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ARCHIVER D2.1- State of the Art, Community Requirements and OMC Results

Fernandes, João; Jones, Bob; Devouassoux, Marion; Buyse, Dominique; Van Calenberg, Ruben; Motsenitalis, Vaggelis; Urban, Jakub

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  <dc:creator>Fernandes, João</dc:creator>
  <dc:creator>Jones, Bob</dc:creator>
  <dc:creator>Devouassoux, Marion</dc:creator>
  <dc:creator>Buyse, Dominique</dc:creator>
  <dc:creator>Van Calenberg, Ruben</dc:creator>
  <dc:creator>Motsenitalis, Vaggelis</dc:creator>
  <dc:creator>Urban, Jakub</dc:creator>
  <dc:description>Many research projects are currently struggling to preserve their data and associated products (metadata, software, documentation, etc.), as the current archiving and preservation capabilities are inadequate in terms of scale and fall below expectations for a number of communities, while data stewardship costs are frequently underestimated during the planning phase.

The goal of ARCHIVER is to fulfil these data management promises in a multi-disciplinary environment, allowing each research group to retain stewardship of their data whilst leveraging best practices, standards and economies of scale.

The ARCHIVER consortium started by performing an analysis to identify the current gaps in preservation services offered in the public sector, taking lessons learned from past initiatives and consolidating future opportunities for the ARCHIVER resulting services.
A key finding during the state of the art analysis is that ARCHIVER will benefit from the know-how the research community accumulated through the development of models for successful curation and preservation of data and associated assets, such as documentation and software, across all stages of the curation cycle. ARCHIVER will put these models into practice for multiple scientific disciplines in order to simplify data management, making costs more predictable and helping to reduce fragmentation in data stewardship practices across scientific domains.

An additional result of the analysis is the fact that the current context of the European Open Science Cloud (EOSC) provides an unprecedented opportunity to make the resulting services available to an estimated 1.7 million researchers in Europe. Services to make data Findable, Accessible, Interoperable and Reusable (FAIR), to store it and ensure long-term preservation will form the core of the EOSC. ARCHIVER will thus contribute with a set of aligned services for scientific data management, following best practices with clear criteria defined for the selection of high quality trustworthy repositories, serving FAIR data to scientists and consequently increasing data reuse fostering the development of science.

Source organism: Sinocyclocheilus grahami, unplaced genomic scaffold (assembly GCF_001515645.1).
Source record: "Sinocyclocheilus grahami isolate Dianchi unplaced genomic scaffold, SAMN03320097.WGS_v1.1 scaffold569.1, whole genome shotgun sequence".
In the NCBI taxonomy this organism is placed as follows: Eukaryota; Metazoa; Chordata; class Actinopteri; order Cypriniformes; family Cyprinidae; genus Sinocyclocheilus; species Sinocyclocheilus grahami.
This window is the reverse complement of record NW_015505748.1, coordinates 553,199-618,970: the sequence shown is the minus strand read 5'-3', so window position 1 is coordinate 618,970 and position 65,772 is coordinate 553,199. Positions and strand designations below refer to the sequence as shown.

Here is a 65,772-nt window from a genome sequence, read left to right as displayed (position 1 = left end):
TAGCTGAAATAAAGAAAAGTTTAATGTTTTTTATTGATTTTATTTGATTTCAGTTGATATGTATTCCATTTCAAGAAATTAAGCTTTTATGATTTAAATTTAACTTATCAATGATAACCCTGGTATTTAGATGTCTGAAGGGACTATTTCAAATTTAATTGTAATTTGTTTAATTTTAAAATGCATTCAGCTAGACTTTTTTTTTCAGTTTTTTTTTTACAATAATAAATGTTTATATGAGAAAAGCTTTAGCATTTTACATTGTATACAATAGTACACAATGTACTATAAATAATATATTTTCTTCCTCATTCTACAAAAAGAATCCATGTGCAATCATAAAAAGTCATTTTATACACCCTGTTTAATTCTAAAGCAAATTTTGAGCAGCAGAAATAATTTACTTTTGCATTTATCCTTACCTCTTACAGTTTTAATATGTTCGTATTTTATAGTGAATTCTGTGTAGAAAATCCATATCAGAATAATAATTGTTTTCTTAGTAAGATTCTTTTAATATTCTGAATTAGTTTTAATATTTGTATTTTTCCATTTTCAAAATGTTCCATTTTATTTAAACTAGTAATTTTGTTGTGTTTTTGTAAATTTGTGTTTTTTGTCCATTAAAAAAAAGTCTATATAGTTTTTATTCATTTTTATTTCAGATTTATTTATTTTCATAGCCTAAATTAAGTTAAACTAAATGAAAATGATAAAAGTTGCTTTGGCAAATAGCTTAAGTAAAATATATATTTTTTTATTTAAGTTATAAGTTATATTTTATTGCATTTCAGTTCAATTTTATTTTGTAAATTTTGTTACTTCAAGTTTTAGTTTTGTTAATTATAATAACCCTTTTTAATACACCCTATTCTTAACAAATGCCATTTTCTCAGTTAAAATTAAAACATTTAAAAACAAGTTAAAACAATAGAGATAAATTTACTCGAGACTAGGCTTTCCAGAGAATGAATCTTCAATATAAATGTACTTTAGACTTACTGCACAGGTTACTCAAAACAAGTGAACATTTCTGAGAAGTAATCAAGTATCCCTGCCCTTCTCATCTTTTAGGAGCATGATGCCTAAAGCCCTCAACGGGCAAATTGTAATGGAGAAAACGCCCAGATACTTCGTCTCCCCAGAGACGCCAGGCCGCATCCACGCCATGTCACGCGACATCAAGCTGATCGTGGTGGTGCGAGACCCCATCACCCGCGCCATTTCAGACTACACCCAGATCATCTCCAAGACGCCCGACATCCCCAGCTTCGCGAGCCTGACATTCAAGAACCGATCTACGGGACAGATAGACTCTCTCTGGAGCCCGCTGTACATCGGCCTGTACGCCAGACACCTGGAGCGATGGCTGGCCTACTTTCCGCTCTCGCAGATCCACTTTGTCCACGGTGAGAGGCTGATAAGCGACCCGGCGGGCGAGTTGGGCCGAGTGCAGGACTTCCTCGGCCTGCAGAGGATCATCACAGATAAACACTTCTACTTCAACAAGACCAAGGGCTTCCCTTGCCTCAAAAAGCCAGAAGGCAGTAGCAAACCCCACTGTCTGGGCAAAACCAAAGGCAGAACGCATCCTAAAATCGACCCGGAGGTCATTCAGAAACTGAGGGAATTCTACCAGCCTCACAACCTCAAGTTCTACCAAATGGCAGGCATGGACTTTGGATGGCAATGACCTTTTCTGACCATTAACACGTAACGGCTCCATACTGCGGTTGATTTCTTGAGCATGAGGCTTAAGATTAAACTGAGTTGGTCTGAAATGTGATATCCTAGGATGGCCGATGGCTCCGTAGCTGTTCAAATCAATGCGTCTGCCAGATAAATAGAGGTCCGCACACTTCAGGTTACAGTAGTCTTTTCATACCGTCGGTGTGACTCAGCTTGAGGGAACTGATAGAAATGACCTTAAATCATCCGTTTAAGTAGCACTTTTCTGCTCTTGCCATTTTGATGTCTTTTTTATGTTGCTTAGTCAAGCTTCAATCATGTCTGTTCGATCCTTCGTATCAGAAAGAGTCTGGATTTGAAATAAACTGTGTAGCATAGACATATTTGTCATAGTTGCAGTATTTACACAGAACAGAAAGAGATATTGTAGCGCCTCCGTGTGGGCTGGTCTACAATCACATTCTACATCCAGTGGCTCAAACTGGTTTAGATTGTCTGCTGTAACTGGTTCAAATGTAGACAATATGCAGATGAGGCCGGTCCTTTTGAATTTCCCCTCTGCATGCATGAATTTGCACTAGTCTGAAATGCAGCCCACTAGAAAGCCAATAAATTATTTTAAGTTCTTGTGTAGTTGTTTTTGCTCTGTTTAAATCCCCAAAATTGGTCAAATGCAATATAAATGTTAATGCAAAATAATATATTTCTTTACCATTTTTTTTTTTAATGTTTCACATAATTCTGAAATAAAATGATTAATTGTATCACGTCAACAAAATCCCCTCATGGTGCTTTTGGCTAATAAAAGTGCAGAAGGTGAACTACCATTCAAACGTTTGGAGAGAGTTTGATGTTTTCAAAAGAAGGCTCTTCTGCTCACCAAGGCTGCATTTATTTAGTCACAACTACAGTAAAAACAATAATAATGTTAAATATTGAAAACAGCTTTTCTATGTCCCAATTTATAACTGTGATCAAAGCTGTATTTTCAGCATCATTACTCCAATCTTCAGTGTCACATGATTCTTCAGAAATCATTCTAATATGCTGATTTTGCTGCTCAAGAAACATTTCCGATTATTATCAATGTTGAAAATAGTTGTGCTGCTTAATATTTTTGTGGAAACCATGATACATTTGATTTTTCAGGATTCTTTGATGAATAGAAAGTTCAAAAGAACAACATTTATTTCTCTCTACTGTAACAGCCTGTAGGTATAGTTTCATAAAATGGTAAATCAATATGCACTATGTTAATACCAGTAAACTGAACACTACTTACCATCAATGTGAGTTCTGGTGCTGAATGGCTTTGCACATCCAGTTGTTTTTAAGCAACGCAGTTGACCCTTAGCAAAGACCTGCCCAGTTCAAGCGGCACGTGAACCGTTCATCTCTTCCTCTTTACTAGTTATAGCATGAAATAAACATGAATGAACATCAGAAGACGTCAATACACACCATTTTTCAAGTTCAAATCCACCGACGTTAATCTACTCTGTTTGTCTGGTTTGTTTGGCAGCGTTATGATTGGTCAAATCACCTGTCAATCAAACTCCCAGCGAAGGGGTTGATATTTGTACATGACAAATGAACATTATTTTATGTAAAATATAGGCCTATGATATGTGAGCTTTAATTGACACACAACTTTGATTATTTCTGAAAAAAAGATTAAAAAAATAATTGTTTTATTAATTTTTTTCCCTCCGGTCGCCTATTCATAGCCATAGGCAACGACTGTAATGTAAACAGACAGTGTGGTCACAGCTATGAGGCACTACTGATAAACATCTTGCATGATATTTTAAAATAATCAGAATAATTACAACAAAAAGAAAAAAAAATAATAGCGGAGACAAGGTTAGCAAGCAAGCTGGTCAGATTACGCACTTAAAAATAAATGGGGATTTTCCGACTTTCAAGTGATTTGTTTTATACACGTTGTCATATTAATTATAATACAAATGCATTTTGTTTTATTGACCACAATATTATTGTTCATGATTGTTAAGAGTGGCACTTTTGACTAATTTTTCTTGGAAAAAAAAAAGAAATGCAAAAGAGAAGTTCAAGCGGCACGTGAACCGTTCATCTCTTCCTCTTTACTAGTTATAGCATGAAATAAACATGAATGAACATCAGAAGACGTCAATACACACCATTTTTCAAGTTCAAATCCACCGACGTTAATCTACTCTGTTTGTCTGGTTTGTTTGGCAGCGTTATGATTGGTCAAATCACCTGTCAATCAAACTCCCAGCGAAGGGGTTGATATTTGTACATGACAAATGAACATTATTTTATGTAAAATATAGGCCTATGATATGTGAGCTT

In order to stimulate an open dialogue that broaches the views of the market about the intended R&amp;D scope, ARCHIVER organised an Open Market Consultation (OMC) with a series of activities for both demand and supply sides. The dialogue within the community, end-users and 

potential tenderers of the project took place between April and June 2019 as announced in a Prior Information Notice1 published in the Official Journal of the European Union. These activities pursued a three-fold objective:

	Inform the research community, supply-side and the demand-side of the project and the upcoming call for tender
	Assess the requirements for digital preservation and archiving services of the research community at large and specifically in the context of the EOSC
	Improve the mutual understanding of the R&amp;D challenges across procurer organisations, future early adopters organisations and industry in order to verify the innovation potential and feasibility of the project.

The OMC process brought together over 35 companies, the majority of which are Small and Medium Enterprises (SMEs), as well as many public organisations in need of innovative data archiving and preservation services. Feedback from the participating supply-side companies in the OMC events has been collected, and the dialogue progressively focussed on the Buyers Group deployments scenarios requirements for the resulting ARCHIVER services.

The OMC activities resulted in the following outputs:

	Assessment of the current needs from the research community for archiving and preservation services at large and in the context of the EOSC
	Prioritization of the main ARCHIVER challenges
	Estimation of value, risk and effort of the R&amp;D to be performed in ARCHIVER
	Gathering of a number of lessons learned for future PCP projects

More broadly, ARCHIVER analysed the current state-of-the-art in order to establish a technological baseline state of play, assessing the current solutions available in the market with an analysis of the progress from the current state-of-the-art and advancement to be demonstrated by the ARCHIVER R&amp;D activities.

These findings are reflected in the PCP Contract Notice, specifically in the selection and award criteria of the functional specifications, in order to ensure that the selected bids are capable of meeting ARCHIVER’s R&amp;D challenge.</dc:description>
  <dc:description>Appendix D: Atomic Use Cases complete</dc:description>
  <dc:subject>DMP, Long Term Data Preservation, OMC, Community Landscaping, State of the Art</dc:subject>
  <dc:title>ARCHIVER D2.1- State of the Art, Community Requirements and OMC Results</dc:title>
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